She notes that "sometimes the way that our media frames it, it makes it seem like the Iranian side is an irrational party --- and yet that is the party that agreed to the deal and has abided by that deal, despite the fact that the U.S. abrogated that deal a year ago."
"One of the things that we know about war is that it's unpredictable. We don't know what will be the consequence. And to prevent this sort of unforeseen concern that something terrible could happen, we have the opportunity right now to prevent it," she concludes with optimism, advising fellow Americans to speak out to our representatives in Congress to urge them to find a peaceful solution to the quickly escalating crisis.
Then, just to lighten things up, we turn to our worsening climate crisis! With Republican state Senators in Oregon fleeing the state on Thursday to avoid a quorum needed for final approval of a sweeping bill meant to help curb climate change by reducing carbon and capping greenhouse gas emissions through a cap-and-trade system. Democratic Gov. Kate Brown has now authorized state police to try and find the rogue lawmakers and bring them back to the capital. Meanwhile, back in D.C., Florida Congressmen Ted Deutch (D) and Francis Rooney (R) announced the re-launch of a bipartisan 'Climate Solutions Caucus' with about 60 members, including more than 20 Republicans.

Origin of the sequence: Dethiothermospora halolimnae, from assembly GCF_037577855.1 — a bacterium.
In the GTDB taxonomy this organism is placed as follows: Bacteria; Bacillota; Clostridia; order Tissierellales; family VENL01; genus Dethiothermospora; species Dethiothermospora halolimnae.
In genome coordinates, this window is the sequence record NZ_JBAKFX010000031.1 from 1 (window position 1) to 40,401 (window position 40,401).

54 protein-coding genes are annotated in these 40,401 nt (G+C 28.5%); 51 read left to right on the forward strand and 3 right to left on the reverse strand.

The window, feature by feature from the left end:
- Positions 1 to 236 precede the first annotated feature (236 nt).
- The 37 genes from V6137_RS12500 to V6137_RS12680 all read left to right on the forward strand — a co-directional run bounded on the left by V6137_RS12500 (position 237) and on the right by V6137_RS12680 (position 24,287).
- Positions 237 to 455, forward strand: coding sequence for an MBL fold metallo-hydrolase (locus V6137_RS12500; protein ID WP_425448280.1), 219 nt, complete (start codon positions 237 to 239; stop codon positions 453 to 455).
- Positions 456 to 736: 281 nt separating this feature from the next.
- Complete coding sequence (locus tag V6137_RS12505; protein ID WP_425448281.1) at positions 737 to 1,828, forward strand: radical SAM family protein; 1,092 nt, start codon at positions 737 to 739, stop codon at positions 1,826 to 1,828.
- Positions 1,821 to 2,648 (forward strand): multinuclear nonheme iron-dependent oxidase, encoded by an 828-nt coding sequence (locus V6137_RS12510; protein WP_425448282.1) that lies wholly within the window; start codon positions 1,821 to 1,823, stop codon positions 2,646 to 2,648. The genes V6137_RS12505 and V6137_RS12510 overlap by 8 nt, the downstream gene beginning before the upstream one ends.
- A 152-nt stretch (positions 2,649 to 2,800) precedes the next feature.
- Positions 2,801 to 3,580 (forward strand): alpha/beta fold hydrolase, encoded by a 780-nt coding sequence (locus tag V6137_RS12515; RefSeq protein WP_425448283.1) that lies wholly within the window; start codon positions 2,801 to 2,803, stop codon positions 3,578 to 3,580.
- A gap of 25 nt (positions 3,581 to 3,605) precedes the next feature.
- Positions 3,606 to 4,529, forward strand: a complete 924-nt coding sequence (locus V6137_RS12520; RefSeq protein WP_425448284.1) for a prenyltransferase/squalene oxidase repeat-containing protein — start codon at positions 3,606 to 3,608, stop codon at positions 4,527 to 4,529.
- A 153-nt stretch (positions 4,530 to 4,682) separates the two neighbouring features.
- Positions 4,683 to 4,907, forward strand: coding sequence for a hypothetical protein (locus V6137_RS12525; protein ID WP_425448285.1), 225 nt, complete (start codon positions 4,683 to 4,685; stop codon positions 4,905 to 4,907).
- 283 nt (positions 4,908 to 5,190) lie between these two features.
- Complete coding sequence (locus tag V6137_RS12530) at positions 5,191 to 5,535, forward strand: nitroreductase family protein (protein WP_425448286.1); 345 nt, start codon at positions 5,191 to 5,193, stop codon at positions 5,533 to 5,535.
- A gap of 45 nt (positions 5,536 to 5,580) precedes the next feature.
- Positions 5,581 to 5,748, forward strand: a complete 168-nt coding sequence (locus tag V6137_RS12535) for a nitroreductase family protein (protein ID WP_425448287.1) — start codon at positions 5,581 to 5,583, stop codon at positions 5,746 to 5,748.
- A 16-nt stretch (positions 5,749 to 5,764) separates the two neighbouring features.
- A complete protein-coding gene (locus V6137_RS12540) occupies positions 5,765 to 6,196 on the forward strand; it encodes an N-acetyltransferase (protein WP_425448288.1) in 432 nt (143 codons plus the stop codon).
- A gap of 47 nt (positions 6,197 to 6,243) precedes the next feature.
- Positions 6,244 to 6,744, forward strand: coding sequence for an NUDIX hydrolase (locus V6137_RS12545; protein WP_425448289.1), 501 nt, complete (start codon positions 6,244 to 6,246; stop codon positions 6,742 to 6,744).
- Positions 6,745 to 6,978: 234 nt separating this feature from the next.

We get some thoughts on both of those stories from a skeptical (cynical?) Desi Doyen, who also joins us for the latest Green News Report, with troubling news on the Trump Administration's official roll back of Obama's landmark Clean Power Plan in favor of scheme to aid the coal industry which, according to Trump's own EPA, will result in the premature deaths of thousands of Americans. But, she's also got some good news for us today --- and not a moment too soon --- out of the state of New York, where lawmakers did not skip the state, but instead adopted one of the world's most ambition climate change action plans...